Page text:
# Why is mass an invariant in Special Relativity?

I have read here that mass is an invariant and that it is the momentum that approaches infinity when your speed approaches the speed of light. That is why infinite energy is required to accelerate an object to the speed of light.

But, why doesn't mass increase as velocity increases? I have read that relativistic mass is $$m_{rel} = \gamma m$$ More generally, why exactly do we say that mass is an invariant?

EDIT: Why is there a controversy on whether mass increases with speed? is a good treatment on the controversy created by relativistic mass, and it covers why invariant or rest mass is preferable over the relativistic ones. But what I want to know, is why is mass invariant in the first place?

• this link is useful for four vectors hyperphysics.phy-astr.gsu.edu/hbase/Relativ/vec4.html May 20, 2020 at 10:28
• Does this answer your question? Why is there a controversy on whether mass increases with speed? May 20, 2020 at 14:12
• @BioPhysicist this is a self answered question. I actually have taken a different approach. I show that mass itself does not change when your speed increases.
– PNS
May 20, 2020 at 14:17
– PNS
May 20, 2020 at 14:19

Introduction:

In Special Relativity, when we say a quantity is an invariant, we mean that it is a Lorentz invariant. What this means is that when you apply the Lorentz transforms to any frame of reference, the magnitude of the Lorentz invariant does not change. The Lorentz invariant is a scalar, which means that it can only have a magnitude, and can carry no other information. Instead, if we take something like a vector (something which has magnitude but also contains information about direction), then the magnitude would still be the same, but the information about the direction changes, so it could not be an invariant.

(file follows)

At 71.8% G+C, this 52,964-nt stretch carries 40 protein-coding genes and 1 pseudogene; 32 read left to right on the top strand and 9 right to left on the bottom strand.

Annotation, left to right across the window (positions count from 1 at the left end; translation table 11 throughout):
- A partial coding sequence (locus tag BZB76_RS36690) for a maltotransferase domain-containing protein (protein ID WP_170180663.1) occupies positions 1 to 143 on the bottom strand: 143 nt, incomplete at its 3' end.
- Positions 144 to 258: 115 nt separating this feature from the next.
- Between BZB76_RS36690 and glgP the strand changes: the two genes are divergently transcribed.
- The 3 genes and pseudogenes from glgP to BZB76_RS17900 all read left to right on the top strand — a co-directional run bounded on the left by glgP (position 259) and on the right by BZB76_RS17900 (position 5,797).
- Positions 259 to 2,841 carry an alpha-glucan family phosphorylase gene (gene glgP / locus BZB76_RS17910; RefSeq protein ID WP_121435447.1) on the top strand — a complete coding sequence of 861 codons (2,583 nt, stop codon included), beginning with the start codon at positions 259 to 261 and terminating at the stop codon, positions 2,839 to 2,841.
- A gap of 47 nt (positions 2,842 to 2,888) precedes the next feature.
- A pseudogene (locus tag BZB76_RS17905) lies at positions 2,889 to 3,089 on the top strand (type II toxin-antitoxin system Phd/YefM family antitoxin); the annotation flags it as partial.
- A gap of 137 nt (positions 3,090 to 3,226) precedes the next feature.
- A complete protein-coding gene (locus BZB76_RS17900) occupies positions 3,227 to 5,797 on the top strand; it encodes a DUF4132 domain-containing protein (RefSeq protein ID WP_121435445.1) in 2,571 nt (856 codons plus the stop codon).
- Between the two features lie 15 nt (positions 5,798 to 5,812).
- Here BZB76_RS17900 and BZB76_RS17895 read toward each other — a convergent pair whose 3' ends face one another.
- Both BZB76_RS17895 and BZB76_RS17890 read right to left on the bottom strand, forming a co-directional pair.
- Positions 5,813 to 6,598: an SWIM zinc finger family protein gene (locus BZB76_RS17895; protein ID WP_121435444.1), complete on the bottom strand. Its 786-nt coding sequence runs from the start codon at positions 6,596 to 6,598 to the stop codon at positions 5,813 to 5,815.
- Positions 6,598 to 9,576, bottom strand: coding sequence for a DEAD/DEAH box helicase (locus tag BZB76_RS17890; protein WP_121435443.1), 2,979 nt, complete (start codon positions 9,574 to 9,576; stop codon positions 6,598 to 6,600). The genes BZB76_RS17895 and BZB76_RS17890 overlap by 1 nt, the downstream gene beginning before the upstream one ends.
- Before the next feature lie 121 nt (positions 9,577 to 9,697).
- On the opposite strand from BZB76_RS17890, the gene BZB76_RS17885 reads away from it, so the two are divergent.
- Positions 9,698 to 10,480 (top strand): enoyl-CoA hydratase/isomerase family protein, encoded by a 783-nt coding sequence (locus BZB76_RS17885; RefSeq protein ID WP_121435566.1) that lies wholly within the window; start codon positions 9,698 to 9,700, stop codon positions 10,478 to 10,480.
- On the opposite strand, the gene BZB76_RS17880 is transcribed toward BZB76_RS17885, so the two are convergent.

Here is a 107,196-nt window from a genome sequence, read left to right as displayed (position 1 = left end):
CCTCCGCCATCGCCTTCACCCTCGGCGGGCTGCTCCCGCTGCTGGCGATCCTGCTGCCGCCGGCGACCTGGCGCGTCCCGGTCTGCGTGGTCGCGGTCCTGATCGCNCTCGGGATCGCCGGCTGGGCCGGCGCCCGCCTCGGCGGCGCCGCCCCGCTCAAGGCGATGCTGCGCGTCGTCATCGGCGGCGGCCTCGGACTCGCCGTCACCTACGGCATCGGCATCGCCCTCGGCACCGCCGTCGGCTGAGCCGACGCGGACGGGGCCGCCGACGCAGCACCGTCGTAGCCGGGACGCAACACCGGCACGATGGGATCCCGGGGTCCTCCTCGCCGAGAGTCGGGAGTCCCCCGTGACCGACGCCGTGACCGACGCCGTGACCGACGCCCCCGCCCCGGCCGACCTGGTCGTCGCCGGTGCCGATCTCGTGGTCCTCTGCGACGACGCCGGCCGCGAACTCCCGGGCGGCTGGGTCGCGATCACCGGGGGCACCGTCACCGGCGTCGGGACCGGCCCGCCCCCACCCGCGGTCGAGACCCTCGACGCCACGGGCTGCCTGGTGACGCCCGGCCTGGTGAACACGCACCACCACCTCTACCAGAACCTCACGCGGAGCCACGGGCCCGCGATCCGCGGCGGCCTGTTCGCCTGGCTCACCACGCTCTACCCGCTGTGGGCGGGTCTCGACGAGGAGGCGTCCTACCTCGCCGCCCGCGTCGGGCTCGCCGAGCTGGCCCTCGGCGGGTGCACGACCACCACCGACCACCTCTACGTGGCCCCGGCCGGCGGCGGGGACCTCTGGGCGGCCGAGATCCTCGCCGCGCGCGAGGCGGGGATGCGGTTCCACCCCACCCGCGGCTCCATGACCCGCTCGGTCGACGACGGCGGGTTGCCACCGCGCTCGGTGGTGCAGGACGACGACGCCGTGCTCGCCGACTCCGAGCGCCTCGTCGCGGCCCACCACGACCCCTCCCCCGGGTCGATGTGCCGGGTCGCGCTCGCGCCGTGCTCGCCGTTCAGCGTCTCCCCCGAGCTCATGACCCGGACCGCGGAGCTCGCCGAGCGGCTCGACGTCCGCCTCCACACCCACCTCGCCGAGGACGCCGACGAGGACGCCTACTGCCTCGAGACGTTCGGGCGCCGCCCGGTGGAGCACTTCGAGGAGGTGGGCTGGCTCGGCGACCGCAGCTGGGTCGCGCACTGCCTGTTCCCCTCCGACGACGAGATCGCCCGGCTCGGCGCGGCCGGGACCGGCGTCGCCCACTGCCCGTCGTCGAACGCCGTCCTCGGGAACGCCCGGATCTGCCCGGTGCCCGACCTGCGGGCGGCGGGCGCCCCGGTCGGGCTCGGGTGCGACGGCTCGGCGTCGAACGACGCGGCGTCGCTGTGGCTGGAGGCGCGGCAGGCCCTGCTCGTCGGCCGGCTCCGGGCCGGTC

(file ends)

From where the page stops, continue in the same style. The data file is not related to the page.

Also, in Special Relativity we say that events occur in 'spacetime', which is just a 4-dimensional 'stage' for events, including 3 dimensions of space and 1 dimension of time. In ordinary Newtonian mechanics, we conversely use space and time separately, and things like momentum are described only in 3 dimensions.

Because of this fact, physical concepts, like momentum and velocity, are described not by 3-dimensional vectors (for eg. $$p = (p_x + p_y + p_z)$$), but rather by four dimensional vectors, called four-vectors. Four-vectors have four components: the first one of time and the other three of space.

One more thing: in any transformation, the dot product of a vector with itself will always be an invariant, whether you are talking about $$3D$$ space or $$4D$$ spacetime. The dot product $$\vec{V} . \vec{V}$$, remains the same when you change your coordinate axes (dotted lines).

Before we start: Conventions:- We assume natural units ($$c = 1$$), and the $$(+---)$$ metric. We label the time component as $$0$$, while the space components are labelled $$1, 2, 3$$.

1. How to take dot products of four vectors:

Let's say we have a four vector $$A^{\mu}$$. Now, how do you take the dot product of this vector with itself? If instead you had a $$2D$$ vector (say, $$\vec{V}$$), the dot product would have been $$\vec{V} . \vec{V} = V_x^2 + V_y^2$$. Now for four vectors, the dot product would be: $$A_{\mu} A^{\mu}$$

Notice that we have $$A_{\mu}$$, which is not the vector we started with. How do we get this? Like this: $$A_{\mu} = g_{\mu \nu} A^{\nu}$$ where $$g_{\mu \nu}$$ is the metric tensor. In flat spacetime, we use the Minkowski metric $$\eta_{\mu \nu}$$, given by: $$g_{\mu \nu} = \begin{pmatrix} 1 & 0 & 0 & 0 \\ 0 & -1 & 0 & 0 \\ 0 & 0 & -1 & 0 \\ 0 & 0 & 0 & -1 \\ \end{pmatrix}$$

This is what I meant by the (+---) in the convention.